Tables for
Volume B
Reciprocal space
Edited by U. Shmueli

International Tables for Crystallography (2006). Vol. B, ch. 3.3, p. 384   | 1 | 2 |

Section O

R. Diamonda*

aMRC Laboratory of Molecular Biology, Hills Road, Cambridge CB2 2QH, England
Correspondence e-mail: O

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Jones et al. (1991[link]) have developed a modelling system for proteins with a radically different approach to any of the foregoing, in that they begin by reducing the available electron-density map to a skeletal representation (Greer, 1974[link]; Williams, 1982[link]) which consists of a line running through the density close to its maximal values, this being the basis of a chain trace. Provisional α-carbon positions are also estimated at this stage. A database of known structures is then scanned for pentapeptides which may be superimposed on five successive positions in the chain trace, the best fit so found being taken to provide coordinates for the three central residues of the developing model. The process advances by three residues at each step, the first and last residues of the pentapeptide being used only to ensure that the central residues are built in a manner compatible with what precedes and follows.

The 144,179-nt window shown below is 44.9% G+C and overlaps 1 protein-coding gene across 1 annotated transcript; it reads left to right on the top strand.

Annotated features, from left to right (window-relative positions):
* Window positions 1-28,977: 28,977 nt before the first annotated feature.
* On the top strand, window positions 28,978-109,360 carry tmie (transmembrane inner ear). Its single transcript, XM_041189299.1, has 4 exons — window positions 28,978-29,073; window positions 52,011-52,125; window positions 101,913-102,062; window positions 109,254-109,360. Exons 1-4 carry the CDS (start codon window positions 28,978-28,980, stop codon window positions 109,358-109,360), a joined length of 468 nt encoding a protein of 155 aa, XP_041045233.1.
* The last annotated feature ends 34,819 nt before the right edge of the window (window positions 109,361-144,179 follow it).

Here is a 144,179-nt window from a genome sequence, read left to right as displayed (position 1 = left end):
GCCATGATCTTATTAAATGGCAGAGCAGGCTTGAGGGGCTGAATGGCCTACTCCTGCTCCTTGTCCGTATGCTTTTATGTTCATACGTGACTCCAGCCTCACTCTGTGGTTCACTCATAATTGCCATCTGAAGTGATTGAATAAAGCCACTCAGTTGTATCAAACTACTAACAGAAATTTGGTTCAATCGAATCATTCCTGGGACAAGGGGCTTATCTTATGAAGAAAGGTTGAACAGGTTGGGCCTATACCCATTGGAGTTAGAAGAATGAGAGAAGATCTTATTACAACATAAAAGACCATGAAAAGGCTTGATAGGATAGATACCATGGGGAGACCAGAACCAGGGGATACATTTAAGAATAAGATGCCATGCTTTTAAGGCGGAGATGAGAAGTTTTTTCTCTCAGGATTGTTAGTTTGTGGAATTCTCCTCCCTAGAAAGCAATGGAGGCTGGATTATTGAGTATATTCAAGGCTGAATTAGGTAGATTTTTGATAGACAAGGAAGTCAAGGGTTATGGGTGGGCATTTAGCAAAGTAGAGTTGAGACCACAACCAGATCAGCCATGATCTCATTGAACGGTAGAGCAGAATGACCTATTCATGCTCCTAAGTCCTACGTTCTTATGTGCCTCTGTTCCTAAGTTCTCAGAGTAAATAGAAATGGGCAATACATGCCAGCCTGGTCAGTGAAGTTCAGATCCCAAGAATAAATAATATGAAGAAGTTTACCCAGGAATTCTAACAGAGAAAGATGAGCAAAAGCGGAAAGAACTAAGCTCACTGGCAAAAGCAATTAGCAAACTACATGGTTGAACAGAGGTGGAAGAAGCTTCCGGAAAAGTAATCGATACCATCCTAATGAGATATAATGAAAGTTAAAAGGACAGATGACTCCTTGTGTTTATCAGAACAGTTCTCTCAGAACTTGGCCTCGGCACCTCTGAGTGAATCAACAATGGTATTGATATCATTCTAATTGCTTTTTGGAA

The process ensures that conformations so built are free from improbable conformations, and the whole forms an adequate starting structure for molecular-dynamics procedures, even though some imperfect geometry is to be expected where each tripeptide joins the next.


Greer, J. (1974). Three-dimensional pattern recognition: an approach to automated interpretation of electron density maps of proteins. J. Mol. Biol. 82, 279–302.Google Scholar
Jones, T. A., Zou, J.-Y., Cowan, S. W. & Kjeldgaard, M. (1991). Improved methods for building protein models in electron density maps and the location of errors in these models. Acta Cryst. A47, 110–119.Google Scholar
Williams, T. V. (1982). Thesis. University of North Carolina at Chapel Hill, NC, USA.Google Scholar

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